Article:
New Topic: Wing-T Offense?

Submitted by Transatlantic Flight on October 16th, 2011 at 4:46 PM

One thing I noticed while watching the game at home is how frequently the commentators (who truth be told were confused and less than stellar all game) talked about us being in a Wing-T offense as opposed to the Borges/magic spread we've used to good effect in most games this year. To my uneducated eye, the setup did not look that much different, but I did notice (as many have rehashed already) that the playcalling was far more deep pass and play action oriented than we are used to. 

So were we actually in the Wing-T, or were the announcers wrong? What is the Wing-T anyway, and how does it compare to the spread? Could this have contributed to the issues with the offensive line all game, being in a supposedly new system? 

Discuss, and forget the pain of yesterday.



October 16th, 2011 at 4:55 PM ^

We played our offense similar to the old Wing T, but we were running shotgun mostly as opposed to the under center Wing T. I think it was just Urban Meyer using a recognizable name for a formation that was similar, but not identical.


October 16th, 2011 at 4:57 PM ^

The Wing T is the old-time formation that featured the quarterback as the primary runner, so they were just saying that philosophically, that's basically what we're doing with Denard -- our primary running back takes the snap and often has a running back or tight end on either side to serve as a blocker.

It wasn't a new "formation," it was just Meyer's way of explaining what we we do offensively in more specific way than just calling it "the spread," which has countless variations.


October 16th, 2011 at 5:07 PM ^

It's a very diverse offensive set which uses considerable motion and misdirection. But you can run power ISO runs, triple option, and a ton counters and sweep runs, where the lineman are pulling or trapping. The favorite and most explosive play is arguably the 41 buck sweep which involves the wingback going outside on a run play and a guard pulling all the way to knock out a freaking cornerback.  It's pretty wacked by today's standards.  Popular at the high school level still, but I don't know a single football team at the college level that runs it anymore.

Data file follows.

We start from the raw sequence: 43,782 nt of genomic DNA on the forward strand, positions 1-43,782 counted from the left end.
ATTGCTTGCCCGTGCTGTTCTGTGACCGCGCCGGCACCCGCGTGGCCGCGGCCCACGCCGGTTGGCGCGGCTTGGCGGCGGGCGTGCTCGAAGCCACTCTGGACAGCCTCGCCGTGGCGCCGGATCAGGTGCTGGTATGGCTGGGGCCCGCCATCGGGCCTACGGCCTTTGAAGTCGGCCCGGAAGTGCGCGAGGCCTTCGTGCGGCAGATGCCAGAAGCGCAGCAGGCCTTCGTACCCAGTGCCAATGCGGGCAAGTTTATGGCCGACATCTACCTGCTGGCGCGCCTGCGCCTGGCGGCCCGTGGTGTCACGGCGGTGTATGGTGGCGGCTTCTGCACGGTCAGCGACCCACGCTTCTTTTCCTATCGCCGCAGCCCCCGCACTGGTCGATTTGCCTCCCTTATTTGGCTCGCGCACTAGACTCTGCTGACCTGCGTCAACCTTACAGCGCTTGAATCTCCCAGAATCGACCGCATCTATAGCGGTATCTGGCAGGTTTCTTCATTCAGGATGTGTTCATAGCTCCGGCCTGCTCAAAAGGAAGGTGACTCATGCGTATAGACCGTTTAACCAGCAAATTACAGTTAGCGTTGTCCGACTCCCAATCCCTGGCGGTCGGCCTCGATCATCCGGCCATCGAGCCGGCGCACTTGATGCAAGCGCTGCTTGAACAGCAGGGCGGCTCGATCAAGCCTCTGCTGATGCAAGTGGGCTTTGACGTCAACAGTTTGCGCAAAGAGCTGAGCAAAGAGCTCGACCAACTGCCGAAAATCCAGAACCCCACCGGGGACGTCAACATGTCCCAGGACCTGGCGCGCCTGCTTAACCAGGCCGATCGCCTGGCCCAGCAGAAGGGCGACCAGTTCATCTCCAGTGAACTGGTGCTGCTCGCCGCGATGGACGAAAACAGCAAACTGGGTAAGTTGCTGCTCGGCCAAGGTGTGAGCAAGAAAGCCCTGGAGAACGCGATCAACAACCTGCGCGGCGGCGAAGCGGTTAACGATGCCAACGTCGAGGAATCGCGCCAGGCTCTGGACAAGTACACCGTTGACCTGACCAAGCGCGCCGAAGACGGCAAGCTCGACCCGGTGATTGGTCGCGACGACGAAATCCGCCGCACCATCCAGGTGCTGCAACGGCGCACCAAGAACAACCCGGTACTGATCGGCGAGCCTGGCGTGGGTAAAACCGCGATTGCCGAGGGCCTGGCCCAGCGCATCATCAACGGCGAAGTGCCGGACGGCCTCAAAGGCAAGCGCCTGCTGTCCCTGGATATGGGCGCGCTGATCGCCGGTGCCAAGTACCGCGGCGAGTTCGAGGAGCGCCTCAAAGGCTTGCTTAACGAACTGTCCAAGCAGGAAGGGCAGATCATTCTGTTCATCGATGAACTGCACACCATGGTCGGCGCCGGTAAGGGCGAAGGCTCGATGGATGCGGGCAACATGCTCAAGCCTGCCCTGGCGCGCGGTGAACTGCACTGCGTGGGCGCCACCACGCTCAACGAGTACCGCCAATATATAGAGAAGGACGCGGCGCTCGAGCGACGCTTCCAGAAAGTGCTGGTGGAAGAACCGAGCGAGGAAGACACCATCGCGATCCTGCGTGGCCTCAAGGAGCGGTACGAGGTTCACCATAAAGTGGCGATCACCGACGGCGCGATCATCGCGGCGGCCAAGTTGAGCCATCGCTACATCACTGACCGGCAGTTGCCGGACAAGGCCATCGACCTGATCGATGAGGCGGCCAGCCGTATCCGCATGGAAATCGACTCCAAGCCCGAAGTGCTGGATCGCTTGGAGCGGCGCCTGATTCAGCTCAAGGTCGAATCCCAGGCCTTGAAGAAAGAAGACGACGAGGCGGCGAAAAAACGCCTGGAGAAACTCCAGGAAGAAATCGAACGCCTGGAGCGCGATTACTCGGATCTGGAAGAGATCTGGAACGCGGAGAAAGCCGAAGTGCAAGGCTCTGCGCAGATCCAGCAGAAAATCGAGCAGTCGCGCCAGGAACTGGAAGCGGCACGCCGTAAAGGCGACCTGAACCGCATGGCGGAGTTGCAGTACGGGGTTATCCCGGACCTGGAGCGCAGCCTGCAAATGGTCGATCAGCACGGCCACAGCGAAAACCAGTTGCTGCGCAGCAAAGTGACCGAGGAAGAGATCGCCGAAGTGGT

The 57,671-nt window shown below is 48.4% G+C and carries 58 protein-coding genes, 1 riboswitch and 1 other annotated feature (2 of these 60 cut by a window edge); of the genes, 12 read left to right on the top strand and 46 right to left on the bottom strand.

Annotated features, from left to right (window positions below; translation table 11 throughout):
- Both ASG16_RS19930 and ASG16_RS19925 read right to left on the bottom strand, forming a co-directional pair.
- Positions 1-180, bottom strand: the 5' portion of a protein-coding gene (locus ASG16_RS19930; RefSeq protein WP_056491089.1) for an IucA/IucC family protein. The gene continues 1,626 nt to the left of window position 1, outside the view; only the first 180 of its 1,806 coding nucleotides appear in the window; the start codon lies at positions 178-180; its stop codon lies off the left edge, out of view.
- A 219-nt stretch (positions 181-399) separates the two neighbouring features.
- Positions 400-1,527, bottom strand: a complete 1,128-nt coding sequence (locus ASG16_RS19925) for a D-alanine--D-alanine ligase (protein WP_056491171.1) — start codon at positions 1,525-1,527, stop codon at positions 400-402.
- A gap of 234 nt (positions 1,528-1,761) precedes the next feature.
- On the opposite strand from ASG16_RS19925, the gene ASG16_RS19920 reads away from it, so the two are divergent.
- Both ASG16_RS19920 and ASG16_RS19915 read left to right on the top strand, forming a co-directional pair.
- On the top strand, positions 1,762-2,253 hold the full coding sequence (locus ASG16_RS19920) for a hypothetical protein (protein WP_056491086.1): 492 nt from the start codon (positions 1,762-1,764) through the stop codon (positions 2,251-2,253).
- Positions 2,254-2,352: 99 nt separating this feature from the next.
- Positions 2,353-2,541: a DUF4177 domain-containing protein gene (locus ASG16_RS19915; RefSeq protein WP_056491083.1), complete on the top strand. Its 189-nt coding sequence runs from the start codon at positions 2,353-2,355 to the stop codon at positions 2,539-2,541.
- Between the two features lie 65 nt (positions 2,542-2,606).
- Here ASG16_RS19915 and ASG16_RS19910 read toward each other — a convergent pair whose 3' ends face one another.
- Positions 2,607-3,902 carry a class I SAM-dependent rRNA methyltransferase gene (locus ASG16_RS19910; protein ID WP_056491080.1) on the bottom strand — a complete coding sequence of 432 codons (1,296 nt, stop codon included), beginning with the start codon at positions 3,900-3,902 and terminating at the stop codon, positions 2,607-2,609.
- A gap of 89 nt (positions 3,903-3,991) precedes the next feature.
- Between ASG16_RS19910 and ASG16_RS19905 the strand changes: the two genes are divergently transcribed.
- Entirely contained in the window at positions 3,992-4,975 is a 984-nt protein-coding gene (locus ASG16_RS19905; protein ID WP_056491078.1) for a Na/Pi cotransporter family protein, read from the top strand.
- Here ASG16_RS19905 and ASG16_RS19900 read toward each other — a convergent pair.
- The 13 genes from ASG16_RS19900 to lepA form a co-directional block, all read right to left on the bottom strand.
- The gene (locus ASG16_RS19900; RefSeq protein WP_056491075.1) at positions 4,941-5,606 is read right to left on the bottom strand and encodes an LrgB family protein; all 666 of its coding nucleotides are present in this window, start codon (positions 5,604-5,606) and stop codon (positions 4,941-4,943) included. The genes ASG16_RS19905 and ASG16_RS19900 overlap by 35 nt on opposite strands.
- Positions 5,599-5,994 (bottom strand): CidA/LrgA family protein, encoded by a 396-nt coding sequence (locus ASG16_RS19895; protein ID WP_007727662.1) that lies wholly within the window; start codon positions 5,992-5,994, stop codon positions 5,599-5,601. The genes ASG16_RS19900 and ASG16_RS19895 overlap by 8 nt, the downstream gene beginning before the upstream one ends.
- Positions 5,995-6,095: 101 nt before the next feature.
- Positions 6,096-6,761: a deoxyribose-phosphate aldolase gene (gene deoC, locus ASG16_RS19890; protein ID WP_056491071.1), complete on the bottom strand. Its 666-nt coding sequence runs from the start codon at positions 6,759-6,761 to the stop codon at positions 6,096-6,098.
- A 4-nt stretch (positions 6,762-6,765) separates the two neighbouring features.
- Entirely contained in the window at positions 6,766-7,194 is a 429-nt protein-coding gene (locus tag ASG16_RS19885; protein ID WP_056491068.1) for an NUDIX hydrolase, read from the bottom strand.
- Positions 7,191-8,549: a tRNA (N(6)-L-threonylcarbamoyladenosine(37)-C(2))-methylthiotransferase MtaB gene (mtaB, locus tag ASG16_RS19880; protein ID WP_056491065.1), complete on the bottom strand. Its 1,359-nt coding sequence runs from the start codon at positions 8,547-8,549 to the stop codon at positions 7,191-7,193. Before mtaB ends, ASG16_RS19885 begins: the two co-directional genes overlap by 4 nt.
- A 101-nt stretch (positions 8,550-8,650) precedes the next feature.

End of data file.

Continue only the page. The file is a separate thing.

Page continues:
I consider the passing offense to be pretty rudementary though, but there are some cool pass plays for the TE, WB and flanker.

More on the Winged-T here.



October 16th, 2011 at 5:43 PM ^

The single wing was what urban was discussing which essently relies on one player tuning in the main blockers direction which would be a somewhat accurate description of what we run except with a slight variation in the alignment so as it becomes a hybrid with the double wing offense well the wing t formation relies uPon motion of slot reievers type wingbacks to move the ball along with a dive full back used to run trap plays which is most defenitly not what was being discussed our close to what we are running


October 17th, 2011 at 2:39 PM ^

The wing T consists of 2 TEs, a QB under center and 3 RBs lined up behind the QB with about a yard spacing in between. It functions like a quadruple option. The QB can fake a couple of handoffs and keep it himself or handoff to any one of the 3 RBs. If the fakes are carried out right it can be tough to stop because it's hard to locate the ball. Constantine used to run the wing T for years. Their RBs would always wear big black arm pads so when they covered the ball up with 2 hands it was impossible to see.